A crowd of more than 200 marched around the complex in silent prayeras the Rt. Rev. George Carey, spiritual leader of the worldwide AnglicanCommunion, greeted the church and an array of ecumenical leaders to saythere is more than enough room for "theological wrestling together."
Methodists are meeting here this week for their quadrennial GeneralConference, which will set policy and doctrine for the nation'ssecond-largest Protestant body. Despite the overtures to unity, thechurch is engaged in an emotional fight over the role of gays andlesbians in church life.
With 8.4 million members, the denomination has become ground zero for the debate on homosexuality in American church life. Those urging greater acceptance say if the church doesn't budge, they might lead a progressive exodus. Conservatives and evangelicals say that is fine with them, but they might walk, too, if the church moves more liberal.
Talk of an inevitable schism has been simmering for years as the gayissue has forced the church into two distinct camps. Most churchobservers, however, doubt this convention will literally split the church.
The struggle over issues related to homosexuality is what brought the protesters to the Convention Center. Led by Soulforce, an ecumenical gay rights group, nearly 200 people were led off by police to face charges of aggravated disorderly conduct and fines of about $175. The Rev. Mel White, a former ghostwriter for the Rev. Jerry Falwell and leader of Soulforce, said he was protesting the church's policies out of love.
"We are not here to disrupt or cause trouble," White said. "We arehere to raise, to escalate, and to make aware that God's lesbian, gay,bisexual, and transgendered children will no longer sit in the balconyand grieve."
White said his group blocked the exits to the convention center sochurch delegates would have "no exit without justice."
"You've been in there for 32 years, and don't come out until you getit right," White said, referring to the church's discussions onhomosexuality for three decades.
The group said it was protesting primarily because it was denied seats onthe convention floor during Carey's speech. Talks between Soulforce andchurch officials to allow some sort of access fell apart earlier thisweek. Soulforce activists had wanted to speak whenever gay legislationcame up, as well as holding a prayer vigil during Carey's speech.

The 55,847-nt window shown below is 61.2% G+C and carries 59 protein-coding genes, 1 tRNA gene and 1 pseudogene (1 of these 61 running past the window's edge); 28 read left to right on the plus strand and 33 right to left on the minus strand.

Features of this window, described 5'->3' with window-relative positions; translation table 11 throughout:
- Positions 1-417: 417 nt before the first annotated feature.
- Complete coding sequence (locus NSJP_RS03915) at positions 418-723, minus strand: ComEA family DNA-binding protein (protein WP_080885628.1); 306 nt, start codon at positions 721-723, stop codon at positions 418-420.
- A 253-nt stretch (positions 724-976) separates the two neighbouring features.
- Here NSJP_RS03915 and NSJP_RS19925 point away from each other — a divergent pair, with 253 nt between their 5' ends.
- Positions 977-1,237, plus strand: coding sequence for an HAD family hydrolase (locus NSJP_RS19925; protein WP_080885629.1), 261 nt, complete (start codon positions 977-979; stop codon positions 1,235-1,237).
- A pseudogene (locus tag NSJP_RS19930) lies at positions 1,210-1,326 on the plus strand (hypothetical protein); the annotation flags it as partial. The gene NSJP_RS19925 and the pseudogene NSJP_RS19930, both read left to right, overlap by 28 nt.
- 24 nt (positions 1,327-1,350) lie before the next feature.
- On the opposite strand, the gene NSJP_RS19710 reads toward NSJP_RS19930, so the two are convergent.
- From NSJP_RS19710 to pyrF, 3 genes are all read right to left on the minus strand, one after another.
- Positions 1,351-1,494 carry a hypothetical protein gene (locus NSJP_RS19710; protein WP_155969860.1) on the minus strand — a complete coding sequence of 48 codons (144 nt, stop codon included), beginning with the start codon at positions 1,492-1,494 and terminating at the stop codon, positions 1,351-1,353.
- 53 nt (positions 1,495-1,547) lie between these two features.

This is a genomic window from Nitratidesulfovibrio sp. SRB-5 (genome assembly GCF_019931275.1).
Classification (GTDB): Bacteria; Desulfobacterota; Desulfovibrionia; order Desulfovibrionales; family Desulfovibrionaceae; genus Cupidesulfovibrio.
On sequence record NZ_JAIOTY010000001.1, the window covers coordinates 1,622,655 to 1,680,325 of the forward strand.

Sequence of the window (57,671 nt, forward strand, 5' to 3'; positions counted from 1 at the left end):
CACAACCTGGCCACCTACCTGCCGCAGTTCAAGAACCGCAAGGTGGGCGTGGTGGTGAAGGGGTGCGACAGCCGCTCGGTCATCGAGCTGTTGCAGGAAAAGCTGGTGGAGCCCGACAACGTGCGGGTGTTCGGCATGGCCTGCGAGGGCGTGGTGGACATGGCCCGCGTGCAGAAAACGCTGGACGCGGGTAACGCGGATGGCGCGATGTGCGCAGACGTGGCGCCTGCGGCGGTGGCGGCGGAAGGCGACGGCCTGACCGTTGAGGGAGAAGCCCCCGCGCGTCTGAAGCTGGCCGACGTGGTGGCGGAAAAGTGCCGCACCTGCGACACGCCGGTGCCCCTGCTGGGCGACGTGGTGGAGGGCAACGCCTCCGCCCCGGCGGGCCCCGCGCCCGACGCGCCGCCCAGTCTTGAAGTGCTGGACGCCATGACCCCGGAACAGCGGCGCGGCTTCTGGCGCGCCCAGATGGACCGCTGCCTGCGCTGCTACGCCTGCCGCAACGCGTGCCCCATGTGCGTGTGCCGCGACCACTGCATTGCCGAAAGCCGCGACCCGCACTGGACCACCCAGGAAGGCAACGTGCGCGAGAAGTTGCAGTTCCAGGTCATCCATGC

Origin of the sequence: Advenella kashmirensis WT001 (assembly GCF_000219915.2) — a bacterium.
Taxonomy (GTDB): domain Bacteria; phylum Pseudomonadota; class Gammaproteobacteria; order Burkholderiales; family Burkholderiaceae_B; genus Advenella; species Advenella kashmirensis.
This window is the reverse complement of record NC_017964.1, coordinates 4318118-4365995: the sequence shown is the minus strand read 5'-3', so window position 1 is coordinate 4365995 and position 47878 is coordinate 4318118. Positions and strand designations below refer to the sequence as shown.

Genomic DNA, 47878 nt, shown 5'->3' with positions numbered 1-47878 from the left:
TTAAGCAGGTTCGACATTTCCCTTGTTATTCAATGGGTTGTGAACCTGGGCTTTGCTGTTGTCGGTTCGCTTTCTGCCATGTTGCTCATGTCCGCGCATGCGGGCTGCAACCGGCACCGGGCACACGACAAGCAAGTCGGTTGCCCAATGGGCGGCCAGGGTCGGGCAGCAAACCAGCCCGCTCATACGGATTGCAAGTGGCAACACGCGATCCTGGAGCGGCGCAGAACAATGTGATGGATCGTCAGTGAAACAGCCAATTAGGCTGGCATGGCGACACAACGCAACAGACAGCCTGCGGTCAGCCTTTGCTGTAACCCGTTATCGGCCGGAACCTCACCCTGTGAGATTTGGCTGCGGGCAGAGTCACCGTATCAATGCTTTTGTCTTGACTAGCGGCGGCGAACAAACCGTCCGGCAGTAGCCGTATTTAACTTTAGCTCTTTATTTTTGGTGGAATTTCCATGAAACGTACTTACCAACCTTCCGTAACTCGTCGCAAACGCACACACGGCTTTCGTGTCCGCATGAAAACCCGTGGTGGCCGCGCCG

The United Methodist Church has long wrestled with how toincorporate homosexuals into church life. The church has previously saidthe practice of homosexuality is "incompatible with Christian teaching,"and it forbids the ordination of gay clergy and the blessing of same-sexunion ceremonies.
The church committee handling the gay legislation has signaled thatthey favor retaining the church's current language on homosexuality. Avote by all 992 delegates on various proposals on the volatile issue isexpected later this week, most likely Thursday, but little is expected to change.
Despite fears by some delegates, the choreographed protest waslargely peaceful and was over before Carey even finished speaking.Protesters gathered in small circles of prayer while anti-gay hecklerswaved signs that said, "Friends Don't Let Friends Be Homosexuals" and"God Hates Fags."
The rally drew outspoken advocates for gay rights within the church.Bishop Joseph Sprague of Chicago, an outspoken gay rights supporter, wasarrested. Also speaking were the Rev. Jimmy Creech, a Nebraska pastorwho was defrocked for performing a same-sex union ceremony, and the Rev.Gregory Dell, who was suspended on similar charges.
"I feel it is so important that the church must include and embraceeveryone with love and compassion, and the tradition that I come from isthat," said King, who added that her father would be standing with theprotesters if he were still alive.
The Rev. James V. Heidinger II, president and publisher of the GoodNews evangelical movement, called White's protests "counterproductive." Heidinger, who urges full prosecution of clergy who disobey the church's policy, said he does not expect the church to take any dramatic turns.
"I think it's unfortunate that those of us who have the audacity toaffirm what the church has affirmed for 2,000 years, what...theecumenical community of Christendom has affirmed, that it somehow makesus hatemongers," Heidinger said.